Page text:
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Arundel Field Notes #3: 4/28/01
Well, it's next week already! My how time flies!
For a change of pace, I decided to make a Saturday trek to the site. The
weather had been fantastic all week with cool-warm, sunny days. I could just
'taste' those fossils baking on the outcrop, waiting for me to pick them up!
I awoke early and decided to make a full day of it. There were a number of
things on my itinerary to do while I was there but I did not get to them all.
And despite what the weather man had predicted (i.e. 80's for a high), I
awoke to a blustery (15-20 MPH, NW winds), and a quite chilly morning -- only
in the upper 40's peaking by quitting time to barely 65 with the winds still
quite strong. However it was sunny and almost cloudless all day.
The drive up the ~3/4 mile long winding dirt road to the site is quite
beautiful considering the fact that urban sprawl is now all around! The
quarry owners opened up a few settling ponds in the older parts of the
quarry. These ponds have really been a boon for the local wildlife. Some of
these ponds are flanked by natural swamps which these ponds and their man
made feeder streams and overflows now feed. Year round now, I have flocks of
Canada Geese and mallard ducks making the place home. On this trip, I even
noticed a Canada goose hen sitting on her nest right beside one of these
ponds, her mate was just a short distance away and keeping a close eye on my
truck as it motored on up the road. A box tortoise was basking in the sun
nearby. Fox buzz by and occasionally stop to bark at me when they notice me.
Deer sign is everywhere including on the fossil site. Red tail hawks are off
in the distance issuing challenges to competing males and/or calls of love to
potential mates. One of them even uses the scarp atop the breakfast bench to
dine and I often find bits of rodent carcass strewn around there. And the
most comical wildlife noted are the turkey vultures. nearly every trip,
without fail but especially during the summer months, these birds circle over
head while I am crawling or lying face down picking fossils. I can see their
large, looming shadows they cast streaking by me on the ground. They think I
am either dead or dying! Or, maybe they are just hoping. I'd hate to
accidentally doze off up there!
The site has now virtually fully dried and drained out. The erosion channels
were almost completely dry except for underneath large rocks and boulders and
below ~2-3" of the surface. These are ideal conditions for collecting surface
float if there are any to be had!
I spent most of this trip's allotted time prospecting in areas that I did not
get to on last trip. One drawback I have now noticed since "expanding" the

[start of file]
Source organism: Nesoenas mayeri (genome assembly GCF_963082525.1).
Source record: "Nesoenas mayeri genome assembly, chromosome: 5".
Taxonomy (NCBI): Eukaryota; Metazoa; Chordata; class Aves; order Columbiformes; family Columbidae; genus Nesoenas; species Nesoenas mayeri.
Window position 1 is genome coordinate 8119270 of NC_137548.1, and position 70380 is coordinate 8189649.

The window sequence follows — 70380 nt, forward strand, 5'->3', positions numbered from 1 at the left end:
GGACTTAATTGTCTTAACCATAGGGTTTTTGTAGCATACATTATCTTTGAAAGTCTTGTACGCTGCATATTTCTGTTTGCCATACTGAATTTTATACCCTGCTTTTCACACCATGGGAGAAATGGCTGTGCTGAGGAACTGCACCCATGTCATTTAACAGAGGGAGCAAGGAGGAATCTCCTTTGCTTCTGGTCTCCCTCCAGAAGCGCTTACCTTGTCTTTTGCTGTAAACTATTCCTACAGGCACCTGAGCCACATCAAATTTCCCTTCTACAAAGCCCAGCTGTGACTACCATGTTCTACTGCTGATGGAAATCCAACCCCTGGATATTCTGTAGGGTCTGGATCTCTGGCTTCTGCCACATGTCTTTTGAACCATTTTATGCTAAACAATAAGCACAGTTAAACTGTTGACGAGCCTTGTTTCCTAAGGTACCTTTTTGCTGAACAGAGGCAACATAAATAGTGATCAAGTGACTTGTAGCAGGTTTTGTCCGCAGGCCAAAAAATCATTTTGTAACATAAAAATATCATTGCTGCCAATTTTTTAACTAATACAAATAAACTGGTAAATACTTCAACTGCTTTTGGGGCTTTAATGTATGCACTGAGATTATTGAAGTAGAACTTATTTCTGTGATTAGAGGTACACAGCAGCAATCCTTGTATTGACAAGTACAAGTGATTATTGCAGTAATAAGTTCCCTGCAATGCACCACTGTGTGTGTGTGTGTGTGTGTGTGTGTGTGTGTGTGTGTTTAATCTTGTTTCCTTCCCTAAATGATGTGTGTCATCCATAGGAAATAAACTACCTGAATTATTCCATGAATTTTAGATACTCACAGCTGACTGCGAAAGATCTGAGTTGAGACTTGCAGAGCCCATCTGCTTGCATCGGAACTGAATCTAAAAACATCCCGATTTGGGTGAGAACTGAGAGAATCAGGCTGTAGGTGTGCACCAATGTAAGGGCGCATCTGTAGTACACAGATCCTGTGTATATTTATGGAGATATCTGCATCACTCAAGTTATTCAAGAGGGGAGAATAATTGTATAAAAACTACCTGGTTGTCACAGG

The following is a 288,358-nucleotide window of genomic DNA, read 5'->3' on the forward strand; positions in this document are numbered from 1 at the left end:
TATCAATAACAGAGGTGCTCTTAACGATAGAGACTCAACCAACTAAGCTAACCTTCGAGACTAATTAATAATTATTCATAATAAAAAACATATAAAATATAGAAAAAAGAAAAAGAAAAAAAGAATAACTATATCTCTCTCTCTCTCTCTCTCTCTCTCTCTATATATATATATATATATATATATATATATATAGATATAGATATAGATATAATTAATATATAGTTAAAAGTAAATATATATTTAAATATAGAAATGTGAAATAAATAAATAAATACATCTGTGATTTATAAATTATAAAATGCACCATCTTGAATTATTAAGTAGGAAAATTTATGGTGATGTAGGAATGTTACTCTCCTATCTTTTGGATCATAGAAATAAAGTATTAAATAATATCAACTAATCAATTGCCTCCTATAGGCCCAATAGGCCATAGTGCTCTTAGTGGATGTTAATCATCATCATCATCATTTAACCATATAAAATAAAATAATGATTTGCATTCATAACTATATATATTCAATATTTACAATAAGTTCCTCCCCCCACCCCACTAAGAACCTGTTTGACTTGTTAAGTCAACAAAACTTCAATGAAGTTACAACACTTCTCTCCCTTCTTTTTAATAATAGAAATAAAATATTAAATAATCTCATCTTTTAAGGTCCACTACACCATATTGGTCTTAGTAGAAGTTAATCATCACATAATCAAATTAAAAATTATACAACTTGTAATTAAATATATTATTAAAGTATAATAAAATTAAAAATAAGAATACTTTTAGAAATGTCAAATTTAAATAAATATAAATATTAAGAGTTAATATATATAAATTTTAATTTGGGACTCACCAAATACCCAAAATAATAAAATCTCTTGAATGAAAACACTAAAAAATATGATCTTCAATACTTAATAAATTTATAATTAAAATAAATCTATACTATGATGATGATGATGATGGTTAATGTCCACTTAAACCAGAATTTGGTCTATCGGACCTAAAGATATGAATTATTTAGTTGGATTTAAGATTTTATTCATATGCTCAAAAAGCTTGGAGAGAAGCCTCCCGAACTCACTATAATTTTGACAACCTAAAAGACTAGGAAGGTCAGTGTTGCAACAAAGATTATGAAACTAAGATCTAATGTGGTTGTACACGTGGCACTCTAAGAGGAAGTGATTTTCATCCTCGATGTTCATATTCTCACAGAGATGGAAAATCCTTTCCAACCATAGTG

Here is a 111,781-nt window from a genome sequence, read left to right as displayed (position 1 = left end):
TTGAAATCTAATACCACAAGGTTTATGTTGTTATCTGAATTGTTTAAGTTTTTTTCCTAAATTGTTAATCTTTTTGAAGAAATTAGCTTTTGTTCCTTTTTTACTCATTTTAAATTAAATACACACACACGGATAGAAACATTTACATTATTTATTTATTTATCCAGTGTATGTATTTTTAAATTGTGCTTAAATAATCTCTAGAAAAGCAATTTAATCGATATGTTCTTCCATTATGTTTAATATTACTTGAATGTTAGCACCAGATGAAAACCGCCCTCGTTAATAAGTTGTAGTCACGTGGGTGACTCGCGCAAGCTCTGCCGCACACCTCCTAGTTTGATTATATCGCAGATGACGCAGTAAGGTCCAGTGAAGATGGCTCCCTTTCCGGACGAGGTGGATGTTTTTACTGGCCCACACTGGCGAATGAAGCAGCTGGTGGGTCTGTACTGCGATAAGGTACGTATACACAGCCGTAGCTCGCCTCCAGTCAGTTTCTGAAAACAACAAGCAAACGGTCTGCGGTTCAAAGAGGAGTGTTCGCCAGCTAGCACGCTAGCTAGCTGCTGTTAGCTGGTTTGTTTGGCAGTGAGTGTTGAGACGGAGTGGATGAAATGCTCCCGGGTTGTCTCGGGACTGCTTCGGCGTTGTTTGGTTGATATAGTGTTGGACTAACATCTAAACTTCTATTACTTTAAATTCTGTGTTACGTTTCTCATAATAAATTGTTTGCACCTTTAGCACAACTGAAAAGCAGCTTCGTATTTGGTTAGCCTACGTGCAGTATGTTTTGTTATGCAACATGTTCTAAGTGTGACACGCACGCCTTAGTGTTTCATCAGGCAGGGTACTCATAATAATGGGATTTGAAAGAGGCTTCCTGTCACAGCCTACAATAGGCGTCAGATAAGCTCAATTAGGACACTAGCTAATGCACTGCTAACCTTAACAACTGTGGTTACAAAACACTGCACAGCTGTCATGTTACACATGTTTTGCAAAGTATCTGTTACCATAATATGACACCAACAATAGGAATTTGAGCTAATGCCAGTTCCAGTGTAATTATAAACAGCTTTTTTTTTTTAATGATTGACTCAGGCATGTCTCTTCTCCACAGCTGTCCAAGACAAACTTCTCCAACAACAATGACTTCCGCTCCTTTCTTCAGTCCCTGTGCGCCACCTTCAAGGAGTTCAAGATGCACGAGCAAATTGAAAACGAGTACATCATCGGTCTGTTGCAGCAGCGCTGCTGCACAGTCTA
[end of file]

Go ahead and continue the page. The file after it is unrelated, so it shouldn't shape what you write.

areal extent of the outcrop is that where it once took me about 5 hours to
decently prospect the entire site, now that is not enough. based on the time
it takes to prospect the newly opened parts of the site (2-3 hrs) , I
estimate it would take 8+ hours now to do the whole quarry! This is far too
much time given all my other constraints. I now have resolved to do this in
two parts (visits) per week where possible and pick up where I left off on
the previous outing. Next trip is scheduled for after work on Wednesday (my
birthday!) with follow ups on Sunday morning (after another graveyard shift
at my "day" job) or the next day. Long range weather forecasts warm and dry
conditions! Let's hope they are reasonably accurate!
Quantitatively speaking, about as much material were recovered as had been on
previous outings. A rather _low_ amount. At least I did recover a few things!
I usually always do and have not been skunked in years of hunting there!
No fresh sign of poacher activity either!
Of the finds resulting from this trip the most salient finds of this day are
two croc teeth; 1 small <1/4" long and a larger one about 1" long. After
several hours of crawling on sharp rocks, I wrapped up the prospecting
portion of the trip. While I still had the energy left to do it, I also
bagged up about 5 burlap bags of matrix from our 1997 Discovery Channel dig
that will be wet screened and picked for microverts later this year. As
conditions were now very dry at the site, I was able to drive my truck up the
newly cut "road" onto our newly created "breakfast bench." This was also a
planned for by product of expanding the site and it brought me to within 50
ids of the dig area and at about the same level. it makes my job allot easier
especially in light of the fact that >90% of the time I am there alone!
After completing this task and loading up the truck, it was time to head
home. I had wanted to remap the site using my GPS, a laptop, and recently
repaired Brunton transit but I was fairly well wiped out by then. I will give
it another go this weekend.
Also during the week, I received a phone call from a woman working for PBS
who wants to do a video shoot at my site for a kiddy show on paleontology
that she tells me regularly airs. I have never heard of it but I will
certainly look out for it now. I have been busy coordinating this with the
quarry operator and her. They expect to shoot later this week. More details
on this when I get them.
thanks M. B-S for the referral!
1) 2 Croc teeth cf. 'Goniopholis'
2) A number of nondescript bone fragments
3) 2 small, ~1" segments of bone resembling either gastralia, ribs or
possibly ossified tendon.
4) 10 Taxodiaceous cones
Thomas R. Lipka